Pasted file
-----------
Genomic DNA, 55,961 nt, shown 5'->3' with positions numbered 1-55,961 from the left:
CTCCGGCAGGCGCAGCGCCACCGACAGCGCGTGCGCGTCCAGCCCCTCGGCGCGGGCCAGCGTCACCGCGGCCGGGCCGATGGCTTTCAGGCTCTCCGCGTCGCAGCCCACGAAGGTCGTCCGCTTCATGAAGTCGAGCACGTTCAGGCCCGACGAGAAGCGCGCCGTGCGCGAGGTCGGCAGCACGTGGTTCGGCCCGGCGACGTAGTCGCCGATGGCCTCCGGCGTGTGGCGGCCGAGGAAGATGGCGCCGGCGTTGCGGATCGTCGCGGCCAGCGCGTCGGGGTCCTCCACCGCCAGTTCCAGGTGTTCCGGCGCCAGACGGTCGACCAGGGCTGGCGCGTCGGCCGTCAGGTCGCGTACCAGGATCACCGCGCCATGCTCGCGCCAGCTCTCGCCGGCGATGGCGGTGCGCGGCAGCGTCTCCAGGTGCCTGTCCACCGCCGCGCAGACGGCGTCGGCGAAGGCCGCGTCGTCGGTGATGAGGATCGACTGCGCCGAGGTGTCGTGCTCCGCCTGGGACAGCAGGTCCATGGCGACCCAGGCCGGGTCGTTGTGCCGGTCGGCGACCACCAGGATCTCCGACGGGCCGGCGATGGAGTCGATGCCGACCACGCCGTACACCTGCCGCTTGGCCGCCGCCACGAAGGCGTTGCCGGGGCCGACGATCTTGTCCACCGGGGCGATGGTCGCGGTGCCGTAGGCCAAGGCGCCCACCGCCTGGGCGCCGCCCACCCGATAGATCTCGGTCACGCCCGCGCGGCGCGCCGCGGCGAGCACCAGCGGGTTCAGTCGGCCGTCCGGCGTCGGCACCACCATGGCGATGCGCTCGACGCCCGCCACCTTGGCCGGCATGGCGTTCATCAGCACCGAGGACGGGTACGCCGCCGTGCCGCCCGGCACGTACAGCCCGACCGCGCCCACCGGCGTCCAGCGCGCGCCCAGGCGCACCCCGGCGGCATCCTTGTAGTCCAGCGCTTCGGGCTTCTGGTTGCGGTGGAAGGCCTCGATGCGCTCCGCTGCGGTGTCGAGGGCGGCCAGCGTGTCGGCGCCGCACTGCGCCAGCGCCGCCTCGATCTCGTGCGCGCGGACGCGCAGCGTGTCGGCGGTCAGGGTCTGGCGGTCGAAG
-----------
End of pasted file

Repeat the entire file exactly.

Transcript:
Genomic DNA, 55,961 nt, shown 5'->3' with positions numbered 1-55,961 from the left:
CTCCGGCAGGCGCAGCGCCACCGACAGCGCGTGCGCGTCCAGCCCCTCGGCGCGGGCCAGCGTCACCGCGGCCGGGCCGATGGCTTTCAGGCTCTCCGCGTCGCAGCCCACGAAGGTCGTCCGCTTCATGAAGTCGAGCACGTTCAGGCCCGACGAGAAGCGCGCCGTGCGCGAGGTCGGCAGCACGTGGTTCGGCCCGGCGACGTAGTCGCCGATGGCCTCCGGCGTGTGGCGGCCGAGGAAGATGGCGCCGGCGTTGCGGATCGTCGCGGCCAGCGCGTCGGGGTCCTCCACCGCCAGTTCCAGGTGTTCCGGCGCCAGACGGTCGACCAGGGCTGGCGCGTCGGCCGTCAGGTCGCGTACCAGGATCACCGCGCCATGCTCGCGCCAGCTCTCGCCGGCGATGGCGGTGCGCGGCAGCGTCTCCAGGTGCCTGTCCACCGCCGCGCAGACGGCGTCGGCGAAGGCCGCGTCGTCGGTGATGAGGATCGACTGCGCCGAGGTGTCGTGCTCCGCCTGGGACAGCAGGTCCATGGCGACCCAGGCCGGGTCGTTGTGCCGGTCGGCGACCACCAGGATCTCCGACGGGCCGGCGATGGAGTCGATGCCGACCACGCCGTACACCTGCCGCTTGGCCGCCGCCACGAAGGCGTTGCCGGGGCCGACGATCTTGTCCACCGGGGCGATGGTCGCGGTGCCGTAGGCCAAGGCGCCCACCGCCTGGGCGCCGCCCACCCGATAGATCTCGGTCACGCCCGCGCGGCGCGCCGCGGCGAGCACCAGCGGGTTCAGTCGGCCGTCCGGCGTCGGCACCACCATGGCGATGCGCTCGACGCCCGCCACCTTGGCCGGCATGGCGTTCATCAGCACCGAGGACGGGTACGCCGCCGTGCCGCCCGGCACGTACAGCCCGACCGCGCCCACCGGCGTCCAGCGCGCGCCCAGGCGCACCCCGGCGGCATCCTTGTAGTCCAGCGCTTCGGGCTTCTGGTTGCGGTGGAAGGCCTCGATGCGCTCCGCTGCGGTGTCGAGGGCGGCCAGCGTGTCGGCGCCGCACTGCGCCAGCGCCGCCTCGATCTCGTGCGCGCGGACGCGCAGCGTGTCGGCGGTCAGGGTCTGGCGGTCGAAG